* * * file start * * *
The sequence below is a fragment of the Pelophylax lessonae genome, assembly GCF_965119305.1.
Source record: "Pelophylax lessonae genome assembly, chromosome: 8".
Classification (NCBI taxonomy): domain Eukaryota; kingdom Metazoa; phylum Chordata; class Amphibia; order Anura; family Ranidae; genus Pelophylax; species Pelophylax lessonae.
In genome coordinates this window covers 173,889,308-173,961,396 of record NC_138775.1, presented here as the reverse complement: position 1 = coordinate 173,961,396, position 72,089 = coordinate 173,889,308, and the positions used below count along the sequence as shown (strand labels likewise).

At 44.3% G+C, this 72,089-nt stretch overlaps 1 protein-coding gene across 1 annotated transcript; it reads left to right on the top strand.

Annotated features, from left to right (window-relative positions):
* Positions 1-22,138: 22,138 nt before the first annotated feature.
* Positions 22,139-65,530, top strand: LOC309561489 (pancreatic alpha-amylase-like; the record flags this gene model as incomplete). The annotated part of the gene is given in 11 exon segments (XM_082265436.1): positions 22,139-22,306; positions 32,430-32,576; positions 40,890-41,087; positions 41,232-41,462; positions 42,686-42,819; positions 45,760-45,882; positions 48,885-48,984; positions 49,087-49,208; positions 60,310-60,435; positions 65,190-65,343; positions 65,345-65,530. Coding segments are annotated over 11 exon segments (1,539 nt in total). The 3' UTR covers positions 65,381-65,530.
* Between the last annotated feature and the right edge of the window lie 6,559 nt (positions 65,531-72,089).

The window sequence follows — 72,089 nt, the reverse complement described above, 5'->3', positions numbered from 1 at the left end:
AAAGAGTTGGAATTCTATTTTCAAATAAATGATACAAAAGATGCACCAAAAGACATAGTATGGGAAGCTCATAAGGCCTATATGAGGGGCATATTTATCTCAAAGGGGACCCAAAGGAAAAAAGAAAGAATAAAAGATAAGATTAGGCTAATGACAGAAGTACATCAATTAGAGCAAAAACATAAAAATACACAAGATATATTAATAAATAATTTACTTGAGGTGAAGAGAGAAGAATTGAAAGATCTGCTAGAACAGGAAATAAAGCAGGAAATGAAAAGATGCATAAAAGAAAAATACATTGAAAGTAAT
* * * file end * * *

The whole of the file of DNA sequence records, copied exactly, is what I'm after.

The sequence below is a fragment of the Pelophylax lessonae genome, assembly GCF_965119305.1.
Source record: "Pelophylax lessonae genome assembly, chromosome: 8".
Classification (NCBI taxonomy): domain Eukaryota; kingdom Metazoa; phylum Chordata; class Amphibia; order Anura; family Ranidae; genus Pelophylax; species Pelophylax lessonae.
In genome coordinates this window covers 173,889,308-173,961,396 of record NC_138775.1, presented here as the reverse complement: position 1 = coordinate 173,961,396, position 72,089 = coordinate 173,889,308, and the positions used below count along the sequence as shown (strand labels likewise).

At 44.3% G+C, this 72,089-nt stretch overlaps 1 protein-coding gene across 1 annotated transcript; it reads left to right on the top strand.

Annotated features, from left to right (window-relative positions):
* Positions 1-22,138: 22,138 nt before the first annotated feature.
* Positions 22,139-65,530, top strand: LOC309561489 (pancreatic alpha-amylase-like; the record flags this gene model as incomplete). The annotated part of the gene is given in 11 exon segments (XM_082265436.1): positions 22,139-22,306; positions 32,430-32,576; positions 40,890-41,087; positions 41,232-41,462; positions 42,686-42,819; positions 45,760-45,882; positions 48,885-48,984; positions 49,087-49,208; positions 60,310-60,435; positions 65,190-65,343; positions 65,345-65,530. Coding segments are annotated over 11 exon segments (1,539 nt in total). The 3' UTR covers positions 65,381-65,530.
* Between the last annotated feature and the right edge of the window lie 6,559 nt (positions 65,531-72,089).

The window sequence follows — 72,089 nt, the reverse complement described above, 5'->3', positions numbered from 1 at the left end:
AAAGAGTTGGAATTCTATTTTCAAATAAATGATACAAAAGATGCACCAAAAGACATAGTATGGGAAGCTCATAAGGCCTATATGAGGGGCATATTTATCTCAAAGGGGACCCAAAGGAAAAAAGAAAGAATAAAAGATAAGATTAGGCTAATGACAGAAGTACATCAATTAGAGCAAAAACATAAAAATACACAAGATATATTAATAAATAATTTACTTGAGGTGAAGAGAGAAGAATTGAAAGATCTGCTAGAACAGGAAATAAAGCAGGAAATGAAAAGATGCATAAAAGAAAAATACATTGAAAGTAAT